However, the basic model could not be applied using all right-hand side variables as some of them are interdependent. To avoid endogeneity, some pair of variables could not be present in the same model (for example: total alcohol vs. actual alcohol or pH vs. acidity).

Moreover, considering logarithms of some variables (price, in particular) resulted in better model fit, while including quadratic tags allowed to calculate optimal values. All in all, several regression models were run.

4. Results and discussion

Tables 2 and 3 summarise the results of the various regression models calculated.

Table 2.

Coefficients of models A-C and U.

Table 3.

Coefficients of models D-E.

As some of the variables observed are functions of each other (e.g. total alcohol content is virtually the sum of actual alcohol and sugar content), endogeneity would mean a major problem if all compounds were included in the same model. Therefore, four sets of models were calculated using whether total alcohol content or actual alcohol and sugar content and pH or acidity. As models using actual alcohol and sugar content with pH fitted the best, they are the sole to be presented here (except for the lin-lin specification, where the inclusion of acidity resulted in a better model).

As all models consistently show, the quantity and pH of wines are negatively related to the price. Other compounds (alcohol, sugar, acidity and sugar free extract) affect positively the price.

As comparing models A-C and D show, using a log-log specification resulted in the best fit.

However, all these models were possible to be improved by two ways.

On one hand, introducing quadratic tags resulted in a better (the best available) fit and the possibility to calculate optimum (model U), while on the other hand, differenti- ating between red and white wines helped to reveal the different role of sugar in red and white wines (model E).

As model U shows, the relation between prices and some compounds (actual alcohol and sugar) is not of linear nature. As the quadratic tag is significant, these compounds have an optimal level form the point of view of the price.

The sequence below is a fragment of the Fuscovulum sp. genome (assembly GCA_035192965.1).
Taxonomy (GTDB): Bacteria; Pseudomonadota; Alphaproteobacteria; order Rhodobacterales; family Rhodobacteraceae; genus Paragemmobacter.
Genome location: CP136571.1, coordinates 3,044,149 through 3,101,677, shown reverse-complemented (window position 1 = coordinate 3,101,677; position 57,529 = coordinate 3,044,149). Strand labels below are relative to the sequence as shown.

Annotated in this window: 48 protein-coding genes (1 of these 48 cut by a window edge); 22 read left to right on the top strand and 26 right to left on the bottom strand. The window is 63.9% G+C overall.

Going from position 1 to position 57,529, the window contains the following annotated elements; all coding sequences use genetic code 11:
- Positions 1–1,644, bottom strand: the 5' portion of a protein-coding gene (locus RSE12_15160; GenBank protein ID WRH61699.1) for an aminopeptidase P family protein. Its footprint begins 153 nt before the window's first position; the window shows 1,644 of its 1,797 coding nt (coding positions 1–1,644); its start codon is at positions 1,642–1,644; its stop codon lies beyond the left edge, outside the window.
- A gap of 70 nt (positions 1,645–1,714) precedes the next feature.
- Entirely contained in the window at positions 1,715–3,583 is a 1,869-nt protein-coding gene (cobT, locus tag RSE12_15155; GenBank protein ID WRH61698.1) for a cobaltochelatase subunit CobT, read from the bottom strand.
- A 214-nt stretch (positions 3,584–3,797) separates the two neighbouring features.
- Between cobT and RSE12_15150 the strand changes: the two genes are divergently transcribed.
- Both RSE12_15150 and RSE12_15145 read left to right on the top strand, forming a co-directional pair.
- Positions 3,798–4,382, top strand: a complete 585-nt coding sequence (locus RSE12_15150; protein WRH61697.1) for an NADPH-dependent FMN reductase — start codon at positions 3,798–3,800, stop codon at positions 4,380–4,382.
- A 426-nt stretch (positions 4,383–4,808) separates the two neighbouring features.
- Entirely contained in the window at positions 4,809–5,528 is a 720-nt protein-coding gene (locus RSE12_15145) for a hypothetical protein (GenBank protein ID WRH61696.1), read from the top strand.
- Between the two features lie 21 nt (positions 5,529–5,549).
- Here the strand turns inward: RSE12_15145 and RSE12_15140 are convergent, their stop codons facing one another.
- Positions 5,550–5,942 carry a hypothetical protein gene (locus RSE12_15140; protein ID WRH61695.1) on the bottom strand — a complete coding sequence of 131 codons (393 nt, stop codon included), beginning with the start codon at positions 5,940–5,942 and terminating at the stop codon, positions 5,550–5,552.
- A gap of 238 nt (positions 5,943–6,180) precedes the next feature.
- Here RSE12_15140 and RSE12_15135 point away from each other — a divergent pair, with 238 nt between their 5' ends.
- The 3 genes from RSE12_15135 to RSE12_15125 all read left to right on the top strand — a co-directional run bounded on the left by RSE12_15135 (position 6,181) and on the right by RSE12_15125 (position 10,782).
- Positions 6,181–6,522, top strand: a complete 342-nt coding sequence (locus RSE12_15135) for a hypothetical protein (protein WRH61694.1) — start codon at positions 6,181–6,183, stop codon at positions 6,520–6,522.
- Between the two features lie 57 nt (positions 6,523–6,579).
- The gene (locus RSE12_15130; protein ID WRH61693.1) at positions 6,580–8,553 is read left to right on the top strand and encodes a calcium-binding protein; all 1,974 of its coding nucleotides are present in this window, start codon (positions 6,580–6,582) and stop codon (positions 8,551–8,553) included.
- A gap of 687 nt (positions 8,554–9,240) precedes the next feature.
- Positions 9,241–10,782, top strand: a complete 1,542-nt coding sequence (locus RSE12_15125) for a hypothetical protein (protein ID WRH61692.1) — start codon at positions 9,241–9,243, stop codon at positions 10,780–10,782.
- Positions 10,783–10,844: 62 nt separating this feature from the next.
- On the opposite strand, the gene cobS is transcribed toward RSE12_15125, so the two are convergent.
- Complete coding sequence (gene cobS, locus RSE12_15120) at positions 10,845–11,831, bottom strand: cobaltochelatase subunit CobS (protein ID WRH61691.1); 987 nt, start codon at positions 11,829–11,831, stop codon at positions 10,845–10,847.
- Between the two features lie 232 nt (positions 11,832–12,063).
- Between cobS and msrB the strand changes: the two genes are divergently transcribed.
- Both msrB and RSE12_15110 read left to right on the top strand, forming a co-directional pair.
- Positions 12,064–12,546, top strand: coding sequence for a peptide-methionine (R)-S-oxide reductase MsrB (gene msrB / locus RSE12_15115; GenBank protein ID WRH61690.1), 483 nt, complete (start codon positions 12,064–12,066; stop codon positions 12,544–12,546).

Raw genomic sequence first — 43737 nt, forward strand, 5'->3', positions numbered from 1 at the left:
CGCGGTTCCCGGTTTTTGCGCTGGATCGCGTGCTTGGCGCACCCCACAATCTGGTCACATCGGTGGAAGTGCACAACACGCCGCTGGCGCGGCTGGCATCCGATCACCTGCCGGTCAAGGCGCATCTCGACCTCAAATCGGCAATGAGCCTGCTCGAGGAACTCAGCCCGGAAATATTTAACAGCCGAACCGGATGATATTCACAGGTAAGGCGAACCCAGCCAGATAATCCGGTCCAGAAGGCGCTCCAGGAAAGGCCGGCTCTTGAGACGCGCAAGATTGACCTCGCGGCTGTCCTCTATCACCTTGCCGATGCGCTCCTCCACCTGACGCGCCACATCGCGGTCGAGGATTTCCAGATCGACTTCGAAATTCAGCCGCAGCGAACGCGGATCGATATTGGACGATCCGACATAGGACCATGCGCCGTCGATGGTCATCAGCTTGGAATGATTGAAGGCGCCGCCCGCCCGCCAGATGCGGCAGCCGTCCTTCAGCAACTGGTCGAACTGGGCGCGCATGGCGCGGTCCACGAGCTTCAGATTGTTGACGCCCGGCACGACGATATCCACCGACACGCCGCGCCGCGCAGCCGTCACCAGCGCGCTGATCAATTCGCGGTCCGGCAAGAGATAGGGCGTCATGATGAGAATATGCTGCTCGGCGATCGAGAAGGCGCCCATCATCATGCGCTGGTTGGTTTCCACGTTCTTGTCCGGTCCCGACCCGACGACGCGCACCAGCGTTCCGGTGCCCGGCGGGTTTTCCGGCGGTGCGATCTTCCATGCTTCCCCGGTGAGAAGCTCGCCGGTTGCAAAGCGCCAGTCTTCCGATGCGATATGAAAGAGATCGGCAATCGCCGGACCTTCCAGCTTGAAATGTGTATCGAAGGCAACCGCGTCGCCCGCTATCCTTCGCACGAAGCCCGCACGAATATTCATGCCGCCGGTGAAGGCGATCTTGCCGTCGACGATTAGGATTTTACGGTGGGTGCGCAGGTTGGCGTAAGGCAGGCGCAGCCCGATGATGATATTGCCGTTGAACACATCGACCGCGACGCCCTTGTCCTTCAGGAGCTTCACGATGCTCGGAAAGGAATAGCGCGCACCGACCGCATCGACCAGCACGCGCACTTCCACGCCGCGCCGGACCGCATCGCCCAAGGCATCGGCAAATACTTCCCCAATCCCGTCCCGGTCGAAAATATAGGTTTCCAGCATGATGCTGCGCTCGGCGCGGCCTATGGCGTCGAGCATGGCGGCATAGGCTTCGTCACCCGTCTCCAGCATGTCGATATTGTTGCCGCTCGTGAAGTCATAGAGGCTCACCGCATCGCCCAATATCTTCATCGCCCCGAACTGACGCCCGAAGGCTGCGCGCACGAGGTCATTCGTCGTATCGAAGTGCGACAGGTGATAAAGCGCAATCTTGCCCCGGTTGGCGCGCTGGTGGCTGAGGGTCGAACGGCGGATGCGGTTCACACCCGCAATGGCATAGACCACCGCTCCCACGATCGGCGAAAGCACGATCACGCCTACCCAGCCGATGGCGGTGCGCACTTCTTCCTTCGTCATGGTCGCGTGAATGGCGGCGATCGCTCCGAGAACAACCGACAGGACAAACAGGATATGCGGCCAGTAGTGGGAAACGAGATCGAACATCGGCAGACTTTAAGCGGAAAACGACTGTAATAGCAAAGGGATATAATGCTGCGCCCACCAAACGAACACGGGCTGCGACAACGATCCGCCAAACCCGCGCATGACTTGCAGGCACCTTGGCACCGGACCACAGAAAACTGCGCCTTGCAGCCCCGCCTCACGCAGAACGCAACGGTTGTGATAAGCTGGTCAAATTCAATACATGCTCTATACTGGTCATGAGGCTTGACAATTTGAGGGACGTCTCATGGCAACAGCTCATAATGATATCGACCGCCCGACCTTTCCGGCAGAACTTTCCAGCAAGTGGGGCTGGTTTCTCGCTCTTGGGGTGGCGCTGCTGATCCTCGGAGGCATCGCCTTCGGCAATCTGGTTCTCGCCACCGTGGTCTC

Meanwhile, model E confirms the different role of sugar in the case of red and white wines: while the more sugar, the more the price is for whites, the more sugar, the less the price is for reds. The effect is almost of the same extent, but to a different direction.

Estimations presented above showed that the variance of wine prices is due to differences of their chemical composition to a large extent (almost 60% in case of the best model).

It is up to further research to reveal the rest of the factors that influence wine prices.

References

  • Rosen, S. J. Pol. Econ. 82 (1), 34–55 (1974) [CrossRef] (In the text)
  • Oczkowski, E. Aus. J. of Agr. Econ. 38 (1), 93–110 (1994) (In the text)
  • Combris, P., Lange, C., & Issanchou, S. J. Wine Econ. 1 (1), 75–88 (2006) [CrossRef]
  • Galletto, L., Rossetto, L. Wine Econ. and Pol. 4 (1), 60–68 (2015) [CrossRef]
  • Landon, S., & Smith, C. E. J. of Cons. Pol. 20 (3), 289–323 (1997) [CrossRef]
  • San Martín, G. J., Troncoso, J. L., & Brümmer, B. J. of Wine Econ. 3 (01), 72–84 (2008) [CrossRef]
  • Schamel, G. J. of Wine Econ. 4 (01), 62–80 (2009) [CrossRef]
  • Schamel, G., & Anderson, K. Econ. Rec. 79 (246), 357–369 (2003) (In the text)
  • Lecocq, S., & Visser, M. J. of Wine Econ. 1 (02), 114–124 (2006) [CrossRef] (In the text)
  • Combris, P., Lecocq, S., & Visser, M. Appl. Econ. 32 (8) 961–967 (2000) (In the text)

All Tables

Table 1.

Descriptive statistics. N=2,453.

Table 2.

Coefficients of models A-C and U.

Table 3.

Coefficients of models D-E.